Since this post is not about the movie, I will not detail the other three stories, which were also very well made, Nawazuddin Siddiqui, thankfully no longer requires an introduction or any praises. He will and has done for Indian theatre actors what had been owed to them for ages and not paid. He will no doubt extract that in full and more.. Despite the imminent and perennial danger of being type-casted, his Temur lang ( in an otherwise lack -lustre movie, Talaash) is a character I will never forget. Speaking of Talaash, I think Rani Mukherjee did real justice to her character of a distraught mom, looking for any form of hope.
Coming back to Saqib, the boy can cry. He doesn’t look like he is trying hard to strangle a cat, while whistling , when he does that ( in case people don’t get who I am talking about in all these references to shirtless, style and character less actors who cannot do comedy or cry and definitely cannot dance, it is usually Salman Khan, though the contrived shirtlessness is now an epidemic). When Saqib (Avinash) gets angry and you feel the tension between his egotistic, willfully ignorant and bully of a dad and him, on the issue of him being gay and his imploding frustration. He is outrageous with his boss, yet you feel his nervousness and anxiety about her reaction and possibility of acceptance, towards him and his sexual orientation. From the chemistry in the music room between Hooda and Saleem to Rani’s deliverance from feelings of subconscious inferiority, the scenes were quite moving. A definite step in the forward direction for Indian Cinema. I hate using oft used phrases- but when Hooda kisses Saleem ( yes, they even show that), sparks do fly and it doesn’t seem apologetic or superfluous at all.
Saqib Saleem, please don’t change. You are a sight for sore eyes, an oasis in the desert and while I am undoubtedly going overboard- maybe that is needed to finally make Bollywood what it could be. One Nawazuddin or Paresh Rawal can’t seem to get the job done. Join ranks with the gangsta’s like Randeep Hooda. While I am at it, Saqib ji, kya aap ‘Mujhe Fraaindship Karoge?’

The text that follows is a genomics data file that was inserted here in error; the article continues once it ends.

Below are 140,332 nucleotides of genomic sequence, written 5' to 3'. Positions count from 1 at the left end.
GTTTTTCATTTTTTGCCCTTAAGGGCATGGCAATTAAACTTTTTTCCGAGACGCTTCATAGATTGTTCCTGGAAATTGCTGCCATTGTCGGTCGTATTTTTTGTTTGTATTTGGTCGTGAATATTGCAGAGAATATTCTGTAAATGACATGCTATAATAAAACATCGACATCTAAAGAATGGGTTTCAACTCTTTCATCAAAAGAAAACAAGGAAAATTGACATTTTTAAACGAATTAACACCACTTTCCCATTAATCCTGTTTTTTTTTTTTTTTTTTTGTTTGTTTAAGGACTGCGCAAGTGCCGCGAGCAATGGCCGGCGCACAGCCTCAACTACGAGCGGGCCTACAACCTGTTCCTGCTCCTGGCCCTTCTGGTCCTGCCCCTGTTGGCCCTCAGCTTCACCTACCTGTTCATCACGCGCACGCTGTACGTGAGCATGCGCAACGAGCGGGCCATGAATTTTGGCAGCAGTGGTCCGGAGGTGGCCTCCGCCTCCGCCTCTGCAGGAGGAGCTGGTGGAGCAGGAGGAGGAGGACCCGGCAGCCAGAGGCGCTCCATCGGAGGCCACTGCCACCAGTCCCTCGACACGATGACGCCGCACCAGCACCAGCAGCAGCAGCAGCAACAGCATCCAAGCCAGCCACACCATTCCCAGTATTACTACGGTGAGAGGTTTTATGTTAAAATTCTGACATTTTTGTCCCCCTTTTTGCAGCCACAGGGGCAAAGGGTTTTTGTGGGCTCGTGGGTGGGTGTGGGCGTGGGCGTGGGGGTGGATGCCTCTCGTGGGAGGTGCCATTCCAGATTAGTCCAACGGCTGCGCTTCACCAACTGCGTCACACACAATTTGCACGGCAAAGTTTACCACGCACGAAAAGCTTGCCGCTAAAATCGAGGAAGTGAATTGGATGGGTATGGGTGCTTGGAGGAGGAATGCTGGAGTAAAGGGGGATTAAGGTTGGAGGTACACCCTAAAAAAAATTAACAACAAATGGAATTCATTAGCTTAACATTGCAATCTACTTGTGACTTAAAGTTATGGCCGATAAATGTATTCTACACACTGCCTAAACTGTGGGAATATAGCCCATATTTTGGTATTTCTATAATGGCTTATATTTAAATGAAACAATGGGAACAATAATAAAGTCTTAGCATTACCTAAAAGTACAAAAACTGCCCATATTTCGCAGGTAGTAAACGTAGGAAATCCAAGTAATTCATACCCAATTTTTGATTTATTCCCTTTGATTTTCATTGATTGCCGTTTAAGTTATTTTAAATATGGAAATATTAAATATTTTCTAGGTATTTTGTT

Oye … Saleem Saqib Sirf Mera Hay !!!
Yes, Saqib Saleem is quite promising. I remember chancing upon “Mujhe Fraaindship Karoge?” with almost negative expectations and honestly being quite surprised with the movie in general as also by his ease in front of the camera. We definitely need more people like him, today’s generation as they are called, to bring some change to this money-making first-week multiple crore grossing industry. The problem with the Nawazzudins and the Irrfans and the Hoodas is that they are such stalwarts that, once established, do not leave any room for any one. Saqib is not quite like that : he is no Faizal Khan or Maqbool or Babloo. He is the almost shy Avinash, who can fight against his father to uphold his homosexuality but feels apprehensive of his boss’ reaction; he is the guy next door, Vishal, who writes song lyrics for his happening singer friend Rahul; he is someone who wouldn’t stop you dead in your tracks, yet once you passed by, you’d come back, trying to remember what it is that made you so fond of this memory. I think him and Prateek Babbar and Rajkummar Rao and Imaad Shah and some other fresh faces will not let Hindi movies rot away too soon. They will need their own sweet time, but till then we have some other people who still make (some) Hindi movies a delight for sore eyes.
This post brought back a ton of memories that shouldn’t have been cast aside in the first place. Thank you for that.